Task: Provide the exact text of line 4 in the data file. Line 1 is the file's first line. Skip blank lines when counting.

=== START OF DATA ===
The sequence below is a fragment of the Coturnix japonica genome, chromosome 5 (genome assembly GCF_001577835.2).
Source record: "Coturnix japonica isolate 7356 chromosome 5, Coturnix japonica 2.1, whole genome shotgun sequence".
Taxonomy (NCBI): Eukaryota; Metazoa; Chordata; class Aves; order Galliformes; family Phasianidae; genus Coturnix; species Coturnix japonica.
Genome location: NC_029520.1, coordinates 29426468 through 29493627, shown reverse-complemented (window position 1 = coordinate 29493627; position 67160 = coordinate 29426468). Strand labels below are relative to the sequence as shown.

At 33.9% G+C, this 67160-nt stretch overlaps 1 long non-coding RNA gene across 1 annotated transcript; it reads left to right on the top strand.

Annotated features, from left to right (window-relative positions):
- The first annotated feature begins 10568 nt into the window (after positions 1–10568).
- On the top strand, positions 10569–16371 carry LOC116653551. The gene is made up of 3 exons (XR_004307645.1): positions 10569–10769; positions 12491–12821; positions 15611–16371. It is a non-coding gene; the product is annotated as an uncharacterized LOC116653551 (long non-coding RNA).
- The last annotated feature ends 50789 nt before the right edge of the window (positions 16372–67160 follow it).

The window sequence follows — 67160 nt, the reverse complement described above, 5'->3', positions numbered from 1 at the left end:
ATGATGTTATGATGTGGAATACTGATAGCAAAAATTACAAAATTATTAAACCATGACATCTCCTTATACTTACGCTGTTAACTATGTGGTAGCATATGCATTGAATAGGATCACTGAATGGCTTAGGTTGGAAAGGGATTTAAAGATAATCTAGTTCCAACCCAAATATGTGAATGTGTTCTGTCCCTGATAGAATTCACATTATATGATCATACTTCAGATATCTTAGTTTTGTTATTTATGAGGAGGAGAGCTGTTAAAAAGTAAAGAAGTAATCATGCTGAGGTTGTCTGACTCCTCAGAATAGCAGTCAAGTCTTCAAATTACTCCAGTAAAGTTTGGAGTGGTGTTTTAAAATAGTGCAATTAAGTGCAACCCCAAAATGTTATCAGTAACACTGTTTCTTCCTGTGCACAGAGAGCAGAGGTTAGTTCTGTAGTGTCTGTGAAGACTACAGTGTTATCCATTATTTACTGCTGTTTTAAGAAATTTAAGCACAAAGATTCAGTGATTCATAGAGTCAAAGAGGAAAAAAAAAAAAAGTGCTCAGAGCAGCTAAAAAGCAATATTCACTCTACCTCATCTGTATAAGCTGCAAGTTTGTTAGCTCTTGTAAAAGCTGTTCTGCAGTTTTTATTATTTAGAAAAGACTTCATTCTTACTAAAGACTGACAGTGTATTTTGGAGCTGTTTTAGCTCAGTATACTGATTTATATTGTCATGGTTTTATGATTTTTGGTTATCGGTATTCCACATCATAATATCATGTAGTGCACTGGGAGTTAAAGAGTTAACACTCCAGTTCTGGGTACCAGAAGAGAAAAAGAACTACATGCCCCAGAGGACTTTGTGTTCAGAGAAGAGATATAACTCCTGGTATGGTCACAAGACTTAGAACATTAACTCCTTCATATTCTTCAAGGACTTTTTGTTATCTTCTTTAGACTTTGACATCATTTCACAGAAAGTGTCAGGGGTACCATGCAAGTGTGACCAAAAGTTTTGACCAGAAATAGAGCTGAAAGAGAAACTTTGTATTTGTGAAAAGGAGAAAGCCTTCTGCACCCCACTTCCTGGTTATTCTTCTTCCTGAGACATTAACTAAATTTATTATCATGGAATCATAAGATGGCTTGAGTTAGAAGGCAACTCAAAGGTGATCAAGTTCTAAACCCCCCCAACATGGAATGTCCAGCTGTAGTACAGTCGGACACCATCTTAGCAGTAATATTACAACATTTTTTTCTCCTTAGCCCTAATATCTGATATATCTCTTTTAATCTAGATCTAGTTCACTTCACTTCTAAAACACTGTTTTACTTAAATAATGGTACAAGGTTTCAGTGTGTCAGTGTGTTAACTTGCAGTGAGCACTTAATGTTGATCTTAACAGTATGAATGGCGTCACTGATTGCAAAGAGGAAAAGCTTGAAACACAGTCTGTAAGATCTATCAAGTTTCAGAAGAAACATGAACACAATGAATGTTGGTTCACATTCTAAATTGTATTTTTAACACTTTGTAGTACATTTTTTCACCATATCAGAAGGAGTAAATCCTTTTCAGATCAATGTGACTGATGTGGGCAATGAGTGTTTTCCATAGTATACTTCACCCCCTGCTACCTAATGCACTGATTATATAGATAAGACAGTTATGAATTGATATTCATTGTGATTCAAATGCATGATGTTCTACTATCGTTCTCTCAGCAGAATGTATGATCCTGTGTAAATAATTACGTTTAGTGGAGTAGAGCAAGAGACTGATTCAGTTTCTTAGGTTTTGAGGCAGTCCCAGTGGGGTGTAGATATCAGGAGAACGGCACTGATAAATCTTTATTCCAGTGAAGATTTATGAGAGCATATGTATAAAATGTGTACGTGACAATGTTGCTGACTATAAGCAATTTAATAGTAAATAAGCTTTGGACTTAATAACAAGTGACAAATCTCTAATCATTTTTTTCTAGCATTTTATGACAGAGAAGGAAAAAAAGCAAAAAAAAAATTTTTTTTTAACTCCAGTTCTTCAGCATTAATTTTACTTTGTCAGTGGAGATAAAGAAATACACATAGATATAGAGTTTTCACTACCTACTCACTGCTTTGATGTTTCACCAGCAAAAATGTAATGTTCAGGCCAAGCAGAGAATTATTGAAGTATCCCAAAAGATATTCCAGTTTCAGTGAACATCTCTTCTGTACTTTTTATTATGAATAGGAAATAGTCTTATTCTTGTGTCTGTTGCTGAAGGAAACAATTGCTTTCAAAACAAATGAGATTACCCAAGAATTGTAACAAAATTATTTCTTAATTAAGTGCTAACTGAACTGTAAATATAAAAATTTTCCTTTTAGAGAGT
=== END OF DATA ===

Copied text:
Genome location: NC_029520.1, coordinates 29426468 through 29493627, shown reverse-complemented (window position 1 = coordinate 29493627; position 67160 = coordinate 29426468). Strand labels below are relative to the sequence as shown.